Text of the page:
US senator seeks answers from AT&T, T-Mobile execs

Fri May 6, 2011 5:11pm EDT

* Klobuchar questions AT&T, T-Mobile on merger

* Seeks consumer protections, commitments on pricing

* Senate panel holds hearing Wednesday

By Jasmin Melvin

WASHINGTON, May 6 (Reuters) - A senator is asking AT&T Inc (T.N) and T-Mobile about their commitment to lower-priced plans and to maintaining current employment levels ahead of a congressional hearing on their proposed merger.

Senator Amy Klobuchar sent a letter to the companies raising a series of concerns about the deal prior to the May 11 hearing by the Senate Judiciary's antitrust subcommittee.

"AT&T and T-Mobile ought to be forthright and transparent with their customers about the potential effects the merger might have on prices and the quality of service," Klobuchar said in a separate statement.

AT&T announced plans in March to acquire Deutsche Telekom AG's (DTEGn.DE) T-Mobile USA in a $39-billion bid.

The deal would concentrate 80 percent of U.S. wireless contract customers in just two companies -- AT&T/T-Mobile and Verizon Wireless, a venture of Verizon Communications (VZ.N) and Vodafone Group Plc (VOD.L).

AT&T, the No. 2 U.S. mobile carrier, has argued the merger would spur innovation, improve the quality of its services and expand wireless service to 97.3 percent of Americans. The combined companies would overtake current industry leader Verizon.

Klobuchar, a Minnesota Democrat and member of the antitrust panel, sent her letter to AT&T Chief Executive Randall Stephenson and T-Mobile USA CEO Philipp Humm.

She asked whether the merger would allow the combined company to reach more rural areas than simply signing data roaming agreements with T-Mobile and other carriers. And she questioned the effect of less competition on early termination fees and cell phone exclusivity clauses.

"We've received the letter and look forward to providing the Senator with information on the consumer benefits of the merger between AT&T and T-Mobile," an AT&T spokesman said.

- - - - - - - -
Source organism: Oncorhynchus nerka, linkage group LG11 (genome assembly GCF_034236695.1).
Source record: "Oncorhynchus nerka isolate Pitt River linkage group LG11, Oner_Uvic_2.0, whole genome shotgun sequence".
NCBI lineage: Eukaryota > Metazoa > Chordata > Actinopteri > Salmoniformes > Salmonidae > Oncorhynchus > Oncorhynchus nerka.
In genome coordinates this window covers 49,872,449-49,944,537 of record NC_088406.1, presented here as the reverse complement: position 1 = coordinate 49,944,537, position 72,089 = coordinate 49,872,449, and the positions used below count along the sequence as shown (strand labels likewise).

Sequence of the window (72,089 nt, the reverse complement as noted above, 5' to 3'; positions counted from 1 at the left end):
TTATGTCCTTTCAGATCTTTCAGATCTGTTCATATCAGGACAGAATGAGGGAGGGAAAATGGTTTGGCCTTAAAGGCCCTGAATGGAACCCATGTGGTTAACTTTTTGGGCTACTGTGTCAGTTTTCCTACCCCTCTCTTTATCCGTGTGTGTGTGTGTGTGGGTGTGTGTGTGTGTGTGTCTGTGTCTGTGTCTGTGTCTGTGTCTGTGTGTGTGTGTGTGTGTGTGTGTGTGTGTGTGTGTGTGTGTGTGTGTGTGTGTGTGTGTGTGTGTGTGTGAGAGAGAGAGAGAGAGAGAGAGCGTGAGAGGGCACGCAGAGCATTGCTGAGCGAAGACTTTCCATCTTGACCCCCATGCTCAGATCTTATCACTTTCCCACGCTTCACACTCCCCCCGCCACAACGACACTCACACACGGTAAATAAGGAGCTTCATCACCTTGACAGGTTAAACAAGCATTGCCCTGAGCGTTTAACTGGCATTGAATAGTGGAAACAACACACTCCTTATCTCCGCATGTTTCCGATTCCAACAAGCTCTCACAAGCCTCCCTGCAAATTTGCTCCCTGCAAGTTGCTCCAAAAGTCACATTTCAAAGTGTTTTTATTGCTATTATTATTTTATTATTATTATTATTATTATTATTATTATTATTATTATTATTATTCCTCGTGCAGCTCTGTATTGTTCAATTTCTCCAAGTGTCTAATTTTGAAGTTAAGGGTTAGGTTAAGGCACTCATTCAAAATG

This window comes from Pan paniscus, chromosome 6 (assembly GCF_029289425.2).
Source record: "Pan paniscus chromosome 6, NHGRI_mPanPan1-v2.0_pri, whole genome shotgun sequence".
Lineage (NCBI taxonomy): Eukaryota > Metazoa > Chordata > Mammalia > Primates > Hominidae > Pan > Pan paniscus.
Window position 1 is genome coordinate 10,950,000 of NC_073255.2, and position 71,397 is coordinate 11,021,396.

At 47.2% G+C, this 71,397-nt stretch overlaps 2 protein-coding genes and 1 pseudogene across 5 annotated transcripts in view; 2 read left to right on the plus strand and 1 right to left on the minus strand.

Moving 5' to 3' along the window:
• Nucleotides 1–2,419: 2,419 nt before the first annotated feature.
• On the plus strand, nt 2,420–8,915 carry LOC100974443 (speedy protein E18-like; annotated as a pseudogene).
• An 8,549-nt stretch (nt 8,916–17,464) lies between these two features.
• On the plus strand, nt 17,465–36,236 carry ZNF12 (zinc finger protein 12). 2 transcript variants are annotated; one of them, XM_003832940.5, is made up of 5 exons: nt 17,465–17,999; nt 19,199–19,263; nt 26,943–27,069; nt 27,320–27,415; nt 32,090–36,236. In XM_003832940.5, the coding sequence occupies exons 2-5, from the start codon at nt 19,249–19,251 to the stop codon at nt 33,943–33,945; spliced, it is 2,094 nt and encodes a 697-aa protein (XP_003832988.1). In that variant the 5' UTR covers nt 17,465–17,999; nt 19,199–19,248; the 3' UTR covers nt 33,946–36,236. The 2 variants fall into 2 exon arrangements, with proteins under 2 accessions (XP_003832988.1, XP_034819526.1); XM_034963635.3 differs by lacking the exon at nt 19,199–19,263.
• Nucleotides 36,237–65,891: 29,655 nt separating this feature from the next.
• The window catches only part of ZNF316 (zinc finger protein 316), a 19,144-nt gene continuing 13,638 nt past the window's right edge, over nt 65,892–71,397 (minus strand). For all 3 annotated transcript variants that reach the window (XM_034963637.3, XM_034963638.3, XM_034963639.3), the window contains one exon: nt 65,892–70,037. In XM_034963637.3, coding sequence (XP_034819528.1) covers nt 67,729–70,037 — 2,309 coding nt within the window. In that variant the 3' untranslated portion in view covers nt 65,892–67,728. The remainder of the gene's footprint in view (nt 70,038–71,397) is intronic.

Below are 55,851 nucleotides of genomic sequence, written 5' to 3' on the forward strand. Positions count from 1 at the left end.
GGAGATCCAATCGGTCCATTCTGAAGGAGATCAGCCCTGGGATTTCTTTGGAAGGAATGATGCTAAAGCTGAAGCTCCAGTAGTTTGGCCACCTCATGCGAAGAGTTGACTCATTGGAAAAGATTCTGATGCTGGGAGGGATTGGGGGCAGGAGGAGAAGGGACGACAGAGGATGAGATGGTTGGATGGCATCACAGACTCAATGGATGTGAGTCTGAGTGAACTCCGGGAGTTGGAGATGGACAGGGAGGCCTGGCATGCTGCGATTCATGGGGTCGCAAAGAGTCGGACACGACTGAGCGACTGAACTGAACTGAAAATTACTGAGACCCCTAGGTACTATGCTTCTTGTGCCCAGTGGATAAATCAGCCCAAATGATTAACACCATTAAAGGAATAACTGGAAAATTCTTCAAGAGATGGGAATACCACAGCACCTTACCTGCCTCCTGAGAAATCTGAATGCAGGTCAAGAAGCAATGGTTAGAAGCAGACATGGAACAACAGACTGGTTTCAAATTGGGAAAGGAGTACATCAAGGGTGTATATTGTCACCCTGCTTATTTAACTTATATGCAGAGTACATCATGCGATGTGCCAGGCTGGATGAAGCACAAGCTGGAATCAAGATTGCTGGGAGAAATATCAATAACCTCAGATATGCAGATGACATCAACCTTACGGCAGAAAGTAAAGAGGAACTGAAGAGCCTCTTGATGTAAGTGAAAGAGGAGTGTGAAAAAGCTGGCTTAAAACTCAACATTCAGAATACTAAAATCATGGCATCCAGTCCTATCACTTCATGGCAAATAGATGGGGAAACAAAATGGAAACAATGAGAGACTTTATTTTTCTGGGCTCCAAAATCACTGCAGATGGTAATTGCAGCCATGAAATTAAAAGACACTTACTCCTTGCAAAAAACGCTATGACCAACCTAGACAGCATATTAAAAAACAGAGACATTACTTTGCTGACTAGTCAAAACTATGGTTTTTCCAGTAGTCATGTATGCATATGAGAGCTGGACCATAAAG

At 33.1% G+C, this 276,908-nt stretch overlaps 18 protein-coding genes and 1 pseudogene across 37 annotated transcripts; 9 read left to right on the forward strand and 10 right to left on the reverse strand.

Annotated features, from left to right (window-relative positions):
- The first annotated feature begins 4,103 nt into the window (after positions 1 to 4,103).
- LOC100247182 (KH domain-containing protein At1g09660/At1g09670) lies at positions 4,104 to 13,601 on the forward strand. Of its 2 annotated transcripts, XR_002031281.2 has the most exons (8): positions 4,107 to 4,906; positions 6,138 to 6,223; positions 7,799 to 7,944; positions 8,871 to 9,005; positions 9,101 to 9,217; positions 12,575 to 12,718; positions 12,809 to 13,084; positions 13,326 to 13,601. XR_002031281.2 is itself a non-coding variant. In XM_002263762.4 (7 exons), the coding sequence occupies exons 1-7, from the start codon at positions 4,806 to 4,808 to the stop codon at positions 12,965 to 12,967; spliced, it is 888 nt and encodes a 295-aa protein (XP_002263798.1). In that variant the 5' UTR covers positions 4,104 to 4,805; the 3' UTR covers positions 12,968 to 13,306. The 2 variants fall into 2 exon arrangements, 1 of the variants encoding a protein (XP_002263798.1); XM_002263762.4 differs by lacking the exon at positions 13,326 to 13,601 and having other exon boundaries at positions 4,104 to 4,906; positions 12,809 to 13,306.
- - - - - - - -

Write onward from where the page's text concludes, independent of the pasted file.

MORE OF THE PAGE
Congress has no direct role in reviewing the merger but has oversight of the Federal Communications Commission and Justice Department. Those two agencies are expected to take a year to complete their reviews.

Stephenson and Humm are due to testify on Wednesday to the Senate panel, along with major critics of the deal: Sprint Nextel Corp (S.N) CEO Daniel Hesse and Cellular South [TELAPC.UL] CEO Victor "Hu" Meena. (Reporting by Jasmin Melvin; Editing by Tim Dobbyn)

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Comments (3)
DBoo wrote:
Taking into account the whole U.S. market, a combination of Dallas-based AT&T and T-Mobile may raise the Herfindahl- Hirschman Index (HHI), an accepted measure of market concentration, to 3,216 from 2,848, according to a Bloomberg analysis. Any score above 2,500 can indicate a highly concentrated market, and an increase of more than 200 points is “likely to enhance market power,” according to federal guidelines.

If this ridiculous deal goes through, Sprint will be the only low-priced post-paid national wireless carrier left in the United States. T-Mobile customers are already fleeing to Sprint because they know they won’t get low prices from AT&T or Verizon. But AT&T and Verizon are two of the top corporate lobbyists in the country, so I’m sure the Feds are happy to oblige anything they want to do to secure a stranglehold on the market at the expense of the consumer.

May 06, 2011 7:19pm EDT  --  Report as abuse
DBoo wrote:
AT&T and Verizon = The Most Expensive Wireless Plans in America. We know where Verizon (the 10th leading U.S. lobbyist) and AT&T (the 12th leading U.S. lobbyist) get all that money to run commercials 24×7, pay out huge “fat cat” executive bonuses and hire armies of lawyers and lobbyists to push the U.S. market into a wireless industry duopoly — the American consumer.

May 06, 2011 7:20pm EDT  --  Report as abuse
DBoo wrote:
AT&T lobbyists push for T-Mobile deal
March 28, 2011

For years, AT&T has been one of the biggest political and lobbying forces in town. Last year, it spent $15.3 million and had 93 lobbyists on its roster, including six former lawmakers. Germany’s Deutsche Telekom spent $3 million on lobbying for T-Mobile USA in 2010, armed with 41 lobbyists and one former lawmaker.

Many lawmakers have a personal interest in seeing AT&T do well. AT&T ranked as the sixth most popular investment among members of the House and Senate in 2009, the most recent year for which such data is available, according to the Center for Responsive Politics.

And AT&T is considered a heavy hitter during campaign election cycles. In 2010, donors with links to the company made nearly $4 million in campaign contributions to candidates running for federal office.

May 07, 2011 8:46am EDT  --  Report as abuse
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